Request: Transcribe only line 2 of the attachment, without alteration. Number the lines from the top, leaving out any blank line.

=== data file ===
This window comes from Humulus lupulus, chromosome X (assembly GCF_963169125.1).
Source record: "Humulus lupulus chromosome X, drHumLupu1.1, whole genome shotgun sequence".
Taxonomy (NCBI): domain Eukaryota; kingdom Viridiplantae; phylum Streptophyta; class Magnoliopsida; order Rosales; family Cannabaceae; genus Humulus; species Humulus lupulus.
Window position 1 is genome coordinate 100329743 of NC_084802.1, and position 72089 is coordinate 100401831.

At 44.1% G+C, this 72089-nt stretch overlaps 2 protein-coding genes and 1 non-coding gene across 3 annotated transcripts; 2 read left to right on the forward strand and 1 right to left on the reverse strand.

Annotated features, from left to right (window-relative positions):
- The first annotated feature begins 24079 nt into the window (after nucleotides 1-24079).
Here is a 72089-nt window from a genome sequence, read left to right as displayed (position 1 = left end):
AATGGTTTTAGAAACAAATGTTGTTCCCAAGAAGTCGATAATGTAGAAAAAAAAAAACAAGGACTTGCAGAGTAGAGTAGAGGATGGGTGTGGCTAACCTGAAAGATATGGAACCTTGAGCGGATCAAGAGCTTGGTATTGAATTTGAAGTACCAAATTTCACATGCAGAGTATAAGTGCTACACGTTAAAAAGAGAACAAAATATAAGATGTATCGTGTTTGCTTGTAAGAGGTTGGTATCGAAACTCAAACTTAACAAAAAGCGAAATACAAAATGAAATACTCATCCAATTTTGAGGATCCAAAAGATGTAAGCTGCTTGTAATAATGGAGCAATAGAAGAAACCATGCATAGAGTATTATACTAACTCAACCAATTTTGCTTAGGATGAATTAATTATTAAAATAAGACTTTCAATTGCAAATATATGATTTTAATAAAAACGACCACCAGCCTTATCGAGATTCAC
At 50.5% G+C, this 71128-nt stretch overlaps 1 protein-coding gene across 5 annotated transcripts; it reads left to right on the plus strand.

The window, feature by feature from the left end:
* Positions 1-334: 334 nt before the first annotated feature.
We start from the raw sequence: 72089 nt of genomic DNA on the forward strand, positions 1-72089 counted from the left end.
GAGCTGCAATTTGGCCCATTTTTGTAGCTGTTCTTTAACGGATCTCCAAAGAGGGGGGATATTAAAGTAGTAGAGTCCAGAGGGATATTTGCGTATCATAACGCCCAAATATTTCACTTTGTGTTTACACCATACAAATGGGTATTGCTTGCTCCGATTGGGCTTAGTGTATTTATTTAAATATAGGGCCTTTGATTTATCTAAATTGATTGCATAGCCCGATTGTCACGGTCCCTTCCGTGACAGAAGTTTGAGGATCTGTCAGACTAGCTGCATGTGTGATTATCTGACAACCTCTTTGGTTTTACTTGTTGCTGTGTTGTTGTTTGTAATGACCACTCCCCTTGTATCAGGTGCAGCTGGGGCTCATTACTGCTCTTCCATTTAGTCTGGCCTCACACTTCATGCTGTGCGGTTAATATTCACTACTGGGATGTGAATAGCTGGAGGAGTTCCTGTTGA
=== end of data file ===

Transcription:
Source record: "Humulus lupulus chromosome X, drHumLupu1.1, whole genome shotgun sequence".